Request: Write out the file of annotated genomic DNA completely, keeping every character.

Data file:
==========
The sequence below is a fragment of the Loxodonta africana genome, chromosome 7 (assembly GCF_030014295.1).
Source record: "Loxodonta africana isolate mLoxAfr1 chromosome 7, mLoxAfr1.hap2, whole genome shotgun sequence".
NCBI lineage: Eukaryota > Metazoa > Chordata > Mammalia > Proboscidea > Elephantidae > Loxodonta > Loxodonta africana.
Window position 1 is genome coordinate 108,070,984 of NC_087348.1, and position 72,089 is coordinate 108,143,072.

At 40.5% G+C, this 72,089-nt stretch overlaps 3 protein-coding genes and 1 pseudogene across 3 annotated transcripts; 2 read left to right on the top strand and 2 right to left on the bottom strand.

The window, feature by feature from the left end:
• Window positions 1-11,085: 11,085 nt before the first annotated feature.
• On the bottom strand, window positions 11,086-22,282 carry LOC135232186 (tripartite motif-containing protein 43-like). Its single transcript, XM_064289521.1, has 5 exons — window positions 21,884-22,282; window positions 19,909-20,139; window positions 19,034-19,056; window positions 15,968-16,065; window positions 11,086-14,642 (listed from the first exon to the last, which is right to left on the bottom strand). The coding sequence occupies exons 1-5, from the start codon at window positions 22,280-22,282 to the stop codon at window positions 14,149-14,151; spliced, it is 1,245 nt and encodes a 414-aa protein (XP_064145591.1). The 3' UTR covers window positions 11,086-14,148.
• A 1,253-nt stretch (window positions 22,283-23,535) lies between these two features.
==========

The sequence below is a fragment of the Loxodonta africana genome, chromosome 7 (assembly GCF_030014295.1).
Source record: "Loxodonta africana isolate mLoxAfr1 chromosome 7, mLoxAfr1.hap2, whole genome shotgun sequence".
NCBI lineage: Eukaryota > Metazoa > Chordata > Mammalia > Proboscidea > Elephantidae > Loxodonta > Loxodonta africana.
Window position 1 is genome coordinate 108,070,984 of NC_087348.1, and position 72,089 is coordinate 108,143,072.

At 40.5% G+C, this 72,089-nt stretch overlaps 3 protein-coding genes and 1 pseudogene across 3 annotated transcripts; 2 read left to right on the top strand and 2 right to left on the bottom strand.

The window, feature by feature from the left end:
• Window positions 1-11,085: 11,085 nt before the first annotated feature.
• On the bottom strand, window positions 11,086-22,282 carry LOC135232186 (tripartite motif-containing protein 43-like). Its single transcript, XM_064289521.1, has 5 exons — window positions 21,884-22,282; window positions 19,909-20,139; window positions 19,034-19,056; window positions 15,968-16,065; window positions 11,086-14,642 (listed from the first exon to the last, which is right to left on the bottom strand). The coding sequence occupies exons 1-5, from the start codon at window positions 22,280-22,282 to the stop codon at window positions 14,149-14,151; spliced, it is 1,245 nt and encodes a 414-aa protein (XP_064145591.1). The 3' UTR covers window positions 11,086-14,148.
• A 1,253-nt stretch (window positions 22,283-23,535) lies between these two features.